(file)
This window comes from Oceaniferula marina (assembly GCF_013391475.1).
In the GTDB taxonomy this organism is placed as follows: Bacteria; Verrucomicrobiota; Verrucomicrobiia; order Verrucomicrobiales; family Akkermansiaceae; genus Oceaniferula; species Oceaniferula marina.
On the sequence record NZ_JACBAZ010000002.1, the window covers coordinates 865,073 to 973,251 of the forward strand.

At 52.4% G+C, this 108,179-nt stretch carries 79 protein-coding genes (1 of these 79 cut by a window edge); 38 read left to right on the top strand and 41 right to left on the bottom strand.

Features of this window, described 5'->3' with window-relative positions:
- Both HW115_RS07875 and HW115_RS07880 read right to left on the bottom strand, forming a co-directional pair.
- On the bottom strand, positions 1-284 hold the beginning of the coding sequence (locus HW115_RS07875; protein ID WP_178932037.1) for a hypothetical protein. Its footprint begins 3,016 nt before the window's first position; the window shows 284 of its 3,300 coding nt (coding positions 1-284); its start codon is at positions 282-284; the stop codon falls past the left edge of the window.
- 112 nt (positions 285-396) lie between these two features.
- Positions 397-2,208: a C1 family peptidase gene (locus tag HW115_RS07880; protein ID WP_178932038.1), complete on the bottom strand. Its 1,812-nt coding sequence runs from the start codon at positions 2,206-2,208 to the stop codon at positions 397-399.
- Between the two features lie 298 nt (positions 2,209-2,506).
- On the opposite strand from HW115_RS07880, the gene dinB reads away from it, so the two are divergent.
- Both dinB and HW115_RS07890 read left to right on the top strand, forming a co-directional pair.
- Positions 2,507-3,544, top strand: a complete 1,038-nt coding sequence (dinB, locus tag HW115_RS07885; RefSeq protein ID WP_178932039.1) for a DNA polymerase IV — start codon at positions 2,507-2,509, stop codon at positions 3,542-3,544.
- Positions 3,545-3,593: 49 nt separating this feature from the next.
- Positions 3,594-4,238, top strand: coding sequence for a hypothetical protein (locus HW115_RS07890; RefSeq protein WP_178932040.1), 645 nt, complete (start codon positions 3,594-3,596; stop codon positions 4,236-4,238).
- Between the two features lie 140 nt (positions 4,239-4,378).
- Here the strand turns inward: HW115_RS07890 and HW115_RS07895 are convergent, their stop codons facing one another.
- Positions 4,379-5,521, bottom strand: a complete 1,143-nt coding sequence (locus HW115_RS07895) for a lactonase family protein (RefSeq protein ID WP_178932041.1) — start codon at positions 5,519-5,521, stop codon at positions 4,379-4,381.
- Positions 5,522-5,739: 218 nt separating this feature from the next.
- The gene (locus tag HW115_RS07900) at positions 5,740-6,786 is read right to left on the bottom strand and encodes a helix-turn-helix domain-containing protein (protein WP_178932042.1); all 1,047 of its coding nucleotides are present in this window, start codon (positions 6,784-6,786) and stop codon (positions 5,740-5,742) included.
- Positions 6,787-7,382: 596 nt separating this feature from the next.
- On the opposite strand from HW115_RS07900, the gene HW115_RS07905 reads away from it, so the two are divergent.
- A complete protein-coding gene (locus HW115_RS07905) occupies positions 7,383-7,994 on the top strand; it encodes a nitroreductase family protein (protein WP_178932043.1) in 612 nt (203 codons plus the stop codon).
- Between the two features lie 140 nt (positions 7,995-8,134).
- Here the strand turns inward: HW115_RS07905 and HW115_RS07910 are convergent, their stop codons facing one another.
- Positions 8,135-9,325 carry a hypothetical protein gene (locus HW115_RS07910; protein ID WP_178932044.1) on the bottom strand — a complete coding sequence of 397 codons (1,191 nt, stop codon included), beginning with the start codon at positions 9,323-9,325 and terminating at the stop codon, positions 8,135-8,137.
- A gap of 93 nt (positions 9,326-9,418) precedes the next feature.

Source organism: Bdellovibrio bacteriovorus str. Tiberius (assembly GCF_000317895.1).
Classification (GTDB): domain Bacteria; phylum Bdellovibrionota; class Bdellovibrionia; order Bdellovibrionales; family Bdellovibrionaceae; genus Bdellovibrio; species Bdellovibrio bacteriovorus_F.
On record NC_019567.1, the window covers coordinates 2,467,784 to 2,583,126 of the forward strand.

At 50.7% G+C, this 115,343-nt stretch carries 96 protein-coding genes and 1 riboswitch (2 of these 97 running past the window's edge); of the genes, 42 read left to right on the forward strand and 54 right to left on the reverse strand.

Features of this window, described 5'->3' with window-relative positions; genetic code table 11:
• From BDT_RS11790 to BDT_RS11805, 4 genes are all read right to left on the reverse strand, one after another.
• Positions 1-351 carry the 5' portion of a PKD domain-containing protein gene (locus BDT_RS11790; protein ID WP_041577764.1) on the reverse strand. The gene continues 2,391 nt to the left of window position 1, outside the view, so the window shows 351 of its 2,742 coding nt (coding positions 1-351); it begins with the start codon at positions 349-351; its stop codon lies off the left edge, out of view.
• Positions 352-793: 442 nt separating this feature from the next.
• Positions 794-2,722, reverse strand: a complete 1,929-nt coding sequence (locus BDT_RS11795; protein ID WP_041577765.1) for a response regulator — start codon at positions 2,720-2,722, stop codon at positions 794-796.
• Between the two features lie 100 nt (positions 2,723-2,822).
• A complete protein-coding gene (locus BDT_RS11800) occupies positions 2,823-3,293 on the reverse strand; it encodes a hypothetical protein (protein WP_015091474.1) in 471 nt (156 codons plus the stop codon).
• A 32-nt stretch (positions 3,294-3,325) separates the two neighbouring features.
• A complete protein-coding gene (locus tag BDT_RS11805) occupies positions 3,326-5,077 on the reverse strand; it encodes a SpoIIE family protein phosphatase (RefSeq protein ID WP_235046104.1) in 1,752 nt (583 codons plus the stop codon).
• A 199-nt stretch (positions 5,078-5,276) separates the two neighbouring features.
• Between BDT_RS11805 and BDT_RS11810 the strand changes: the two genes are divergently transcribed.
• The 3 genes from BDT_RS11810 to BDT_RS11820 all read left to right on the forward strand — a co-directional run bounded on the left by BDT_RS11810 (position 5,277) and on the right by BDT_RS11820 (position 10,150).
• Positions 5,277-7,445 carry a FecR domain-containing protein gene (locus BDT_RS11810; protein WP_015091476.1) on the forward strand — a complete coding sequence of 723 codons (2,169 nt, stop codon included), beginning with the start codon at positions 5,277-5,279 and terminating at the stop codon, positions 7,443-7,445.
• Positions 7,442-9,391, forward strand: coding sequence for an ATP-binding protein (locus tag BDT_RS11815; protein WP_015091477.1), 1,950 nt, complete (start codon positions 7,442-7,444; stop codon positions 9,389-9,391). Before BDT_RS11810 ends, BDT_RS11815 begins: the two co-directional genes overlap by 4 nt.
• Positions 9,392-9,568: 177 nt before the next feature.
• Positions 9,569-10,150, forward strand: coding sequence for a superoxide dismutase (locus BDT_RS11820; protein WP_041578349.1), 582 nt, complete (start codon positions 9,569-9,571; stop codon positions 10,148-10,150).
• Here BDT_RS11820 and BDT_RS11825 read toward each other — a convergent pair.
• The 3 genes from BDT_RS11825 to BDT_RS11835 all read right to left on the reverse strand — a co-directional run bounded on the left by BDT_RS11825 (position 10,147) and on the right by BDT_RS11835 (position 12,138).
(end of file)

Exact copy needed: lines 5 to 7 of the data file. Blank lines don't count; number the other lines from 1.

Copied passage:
Features of this window, described 5'->3' with window-relative positions:
- Both HW115_RS07875 and HW115_RS07880 read right to left on the bottom strand, forming a co-directional pair.
- On the bottom strand, positions 1-284 hold the beginning of the coding sequence (locus HW115_RS07875; protein ID WP_178932037.1) for a hypothetical protein. Its footprint begins 3,016 nt before the window's first position; the window shows 284 of its 3,300 coding nt (coding positions 1-284); its start codon is at positions 282-284; the stop codon falls past the left edge of the window.